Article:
“You just get good at stuff you like,” Jordan Gray is talking about how she taught herself piano. “If you enjoy some aspect of Sudoku, you get good at it, because you want to keep doing it. I got really into finding out which chords sound happy and which sound sad.” A bout of sickness during her teenage years meant a lot of time off school at home. So, the comedian and singer got themselves a keyboard in a bid to fill the time.
Fast forward to 2016, and she was appearing on BBC’s The Voice, getting through to the semi-finals with barnstorming performances of This Woman’s Work, Florence and the Machine’s Shake It Out and Deacon Blue’s Real Gone Kid. “I had a great time on it, but I get bored so fast. If you sing a song really well, you’re obliged to sing that everywhere you go for the rest of your career. I can’t think of anything worse.
“The Voice was wonderful, but it was also the reason I quite music for comedy.”
It seems to be her natural resting point. At the end of every cycle, whether that’s TV or film, she’ll always come back to live comedy. She tells me comedians will never be short of a stage and a microphone. “You can think of a joke in the morning and can be doing it onstage that night. That’s how lucky we are.”
After a hugely successful Edinburgh run last year, followed by a season at London’s Soho Theatre, she triumphantly took her sensational new show, Is It A Bird?, to Melbourne Comedy Festival, bypassing the rest of the UK completely. But now, almost a year later, it’s time to take to get out on tour properly. “Always work backwards from a pun if you’re making a comedy show. It’s amazing how many people don’t get the pun, until I bring it up.”
It’s a joyous melding of stand-up and songs, with only a cursory diversion into the conflicted and bizarre world of superheroes to make the title stick. “There’s no agenda. I’m not trying to teach or prove anything. So, stop worrying about saying the wrong words in front of transgender people. It’s a show to make you feel better about stuff like that. We’re not scary. Most of us are just idiots like everyone else…”
After the tour winding its way around the nation, the series of dates culminates at Brighton’s Corn Exchange on Thurs 9 Nov.
“I’ve got a feeling it’ll be a big one. Any stops that haven’t been pulled out yet, we’ll be pulling them out then.” She might have toured as a singer for ten years, but this is the first time she’s taken the first time taking a comedy show out. It’s been fun getting to know the different personalities and how different counties react to material…”
I ponder for a moment that comic books might have more to say about identity politics than first appearances suggest. You have the perpetual outsider trying to prove themselves as some kind of messiah in Superman, or the hyper-aggressive revenge fantasies of Batman. “A big premise of this show is that people don’t want me going into women’s toilets, but they’ve no problem with Bruce Wayne dressing up and self-identifying as a bat.” But, she stresses Is It A Bird? isn’t some niche show, packed with obscure facts from Spider-Man. It’s just a bare-faced attempt to justify the title.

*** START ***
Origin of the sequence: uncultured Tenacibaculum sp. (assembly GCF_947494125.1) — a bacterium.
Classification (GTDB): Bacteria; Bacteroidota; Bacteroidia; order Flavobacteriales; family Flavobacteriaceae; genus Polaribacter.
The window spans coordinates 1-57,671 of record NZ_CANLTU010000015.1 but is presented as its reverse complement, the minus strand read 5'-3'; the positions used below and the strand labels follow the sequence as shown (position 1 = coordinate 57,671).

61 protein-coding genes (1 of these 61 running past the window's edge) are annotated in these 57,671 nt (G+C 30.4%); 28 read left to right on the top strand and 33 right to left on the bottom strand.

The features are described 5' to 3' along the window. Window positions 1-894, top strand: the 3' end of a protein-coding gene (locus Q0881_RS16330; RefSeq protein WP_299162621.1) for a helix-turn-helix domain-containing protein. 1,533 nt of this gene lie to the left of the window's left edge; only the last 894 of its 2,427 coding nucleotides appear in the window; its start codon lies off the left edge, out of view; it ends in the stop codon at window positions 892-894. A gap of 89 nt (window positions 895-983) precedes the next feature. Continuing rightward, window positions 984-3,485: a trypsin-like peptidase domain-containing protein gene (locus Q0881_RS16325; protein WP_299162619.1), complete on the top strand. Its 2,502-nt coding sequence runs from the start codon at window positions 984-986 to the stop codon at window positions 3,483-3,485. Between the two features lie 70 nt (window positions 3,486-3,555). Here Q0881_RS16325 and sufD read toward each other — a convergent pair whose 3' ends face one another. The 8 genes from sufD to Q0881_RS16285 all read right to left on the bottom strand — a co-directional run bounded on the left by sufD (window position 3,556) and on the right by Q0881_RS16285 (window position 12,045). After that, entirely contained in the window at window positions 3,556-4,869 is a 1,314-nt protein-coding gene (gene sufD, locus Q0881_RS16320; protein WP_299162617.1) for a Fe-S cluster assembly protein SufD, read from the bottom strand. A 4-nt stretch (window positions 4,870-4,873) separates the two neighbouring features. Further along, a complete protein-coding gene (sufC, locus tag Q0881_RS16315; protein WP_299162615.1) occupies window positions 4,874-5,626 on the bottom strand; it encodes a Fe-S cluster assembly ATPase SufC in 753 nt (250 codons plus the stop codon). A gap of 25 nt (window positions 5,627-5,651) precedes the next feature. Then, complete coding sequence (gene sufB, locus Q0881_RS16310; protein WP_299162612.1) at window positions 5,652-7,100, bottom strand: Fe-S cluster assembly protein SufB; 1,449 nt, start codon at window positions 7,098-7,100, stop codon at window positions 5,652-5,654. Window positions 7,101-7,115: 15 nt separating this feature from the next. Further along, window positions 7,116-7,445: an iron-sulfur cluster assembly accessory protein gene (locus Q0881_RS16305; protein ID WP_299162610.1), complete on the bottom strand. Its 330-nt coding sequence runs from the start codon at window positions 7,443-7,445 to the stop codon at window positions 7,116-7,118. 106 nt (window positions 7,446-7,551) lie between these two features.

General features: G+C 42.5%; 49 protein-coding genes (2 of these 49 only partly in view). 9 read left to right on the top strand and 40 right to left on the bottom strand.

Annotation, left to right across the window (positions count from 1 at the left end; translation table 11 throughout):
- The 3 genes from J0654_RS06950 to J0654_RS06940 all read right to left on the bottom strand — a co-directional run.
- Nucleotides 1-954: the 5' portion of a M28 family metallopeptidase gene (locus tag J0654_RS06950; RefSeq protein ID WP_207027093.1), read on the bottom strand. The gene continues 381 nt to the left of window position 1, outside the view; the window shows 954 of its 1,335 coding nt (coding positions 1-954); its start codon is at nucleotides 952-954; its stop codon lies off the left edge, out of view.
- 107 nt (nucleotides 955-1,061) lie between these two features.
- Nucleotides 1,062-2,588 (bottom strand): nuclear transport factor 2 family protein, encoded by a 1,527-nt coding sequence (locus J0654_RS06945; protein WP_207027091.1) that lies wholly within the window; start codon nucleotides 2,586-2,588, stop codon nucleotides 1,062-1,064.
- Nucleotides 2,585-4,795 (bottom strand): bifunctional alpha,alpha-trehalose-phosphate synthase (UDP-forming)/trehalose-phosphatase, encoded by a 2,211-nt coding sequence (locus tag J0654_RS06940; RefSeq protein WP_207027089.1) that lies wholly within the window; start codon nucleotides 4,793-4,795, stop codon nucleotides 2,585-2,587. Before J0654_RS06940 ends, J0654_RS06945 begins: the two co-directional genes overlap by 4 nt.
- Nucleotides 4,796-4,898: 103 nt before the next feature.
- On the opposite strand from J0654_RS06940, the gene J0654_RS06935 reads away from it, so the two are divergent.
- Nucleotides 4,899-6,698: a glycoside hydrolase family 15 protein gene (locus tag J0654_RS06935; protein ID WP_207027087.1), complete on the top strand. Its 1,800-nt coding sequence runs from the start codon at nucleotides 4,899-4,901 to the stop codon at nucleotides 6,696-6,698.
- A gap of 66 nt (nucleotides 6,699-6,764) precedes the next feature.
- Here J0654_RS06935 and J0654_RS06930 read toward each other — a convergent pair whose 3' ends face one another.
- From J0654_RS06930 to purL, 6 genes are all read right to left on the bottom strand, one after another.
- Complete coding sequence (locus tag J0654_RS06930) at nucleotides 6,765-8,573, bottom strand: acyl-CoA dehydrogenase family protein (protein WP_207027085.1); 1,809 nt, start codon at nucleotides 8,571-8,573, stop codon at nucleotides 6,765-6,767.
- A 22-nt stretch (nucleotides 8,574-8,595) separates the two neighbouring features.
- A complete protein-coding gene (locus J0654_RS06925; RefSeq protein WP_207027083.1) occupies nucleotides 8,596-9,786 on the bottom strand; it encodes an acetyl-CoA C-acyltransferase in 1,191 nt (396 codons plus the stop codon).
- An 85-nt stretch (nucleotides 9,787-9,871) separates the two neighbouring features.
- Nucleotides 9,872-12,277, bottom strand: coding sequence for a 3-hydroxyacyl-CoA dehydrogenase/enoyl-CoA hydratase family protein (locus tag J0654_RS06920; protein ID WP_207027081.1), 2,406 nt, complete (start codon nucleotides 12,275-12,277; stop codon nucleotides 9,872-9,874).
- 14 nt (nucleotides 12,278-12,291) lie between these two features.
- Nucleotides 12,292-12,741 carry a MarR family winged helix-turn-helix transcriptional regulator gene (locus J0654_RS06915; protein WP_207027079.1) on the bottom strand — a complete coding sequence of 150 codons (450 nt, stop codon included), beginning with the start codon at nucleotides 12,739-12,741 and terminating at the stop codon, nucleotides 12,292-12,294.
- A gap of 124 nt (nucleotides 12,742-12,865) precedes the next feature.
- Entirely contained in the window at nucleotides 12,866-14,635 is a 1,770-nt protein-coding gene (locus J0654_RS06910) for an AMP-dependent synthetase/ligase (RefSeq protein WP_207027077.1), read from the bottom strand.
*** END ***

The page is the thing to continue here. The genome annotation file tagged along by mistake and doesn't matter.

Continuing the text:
“Batman is an absolutist, for sure. There’s something to be said for Joker doing so well. You notice films about antiheroes tend to take off when the economy is poor.” Gray points to the comfort brought by the Avengers films swatting away alien threats in a post 9-11 world. But once trust in the Government begins to fade it drives audiences to the darker side. “That’s why Disney are releasing their back catalogue of villains, with things like Cruella. They’re doing really well, because people relate to those who want to see the world burn.
“And Batman is a billionaire, so who really cares?” She chuckles and pauses for a moment. “He’s got all the money in the world, and nothing better to do than beat people up. It’s annoying… because he’s really cool.”
She offers that comic books have had a habit of reflecting social anxieties throughout their history, revealing our dark impulses and fascination with anti-heroes.
“It’s really interesting when you graph it; what trends we like to follow… Batman is part of the lineage of Paul Bunyan. He’s an American folk hero more than a superhero.”
Aside from writing comedy shows that are punctuated by silly, but somehow quite powerful, musical interludes, Gray has also been developing her own TV show. It’s an evolution of Transaction, a six-part online series filmed for Comedy Central. “That did really well. It’s their fastest show to hit million views. Obviously, that’s an honour.” Created with comedy legends Simon Pegg and Nick Frost, it continues her adventures of Liv, a selfish and obnoxious supermarket worker. “I’m an affirmative action hire, but I haven’t got the humility to treat that for the honour it is. So, I just make it everyone else’s problem. She’s an egomaniac who is very happy to play to people’s insecurities.”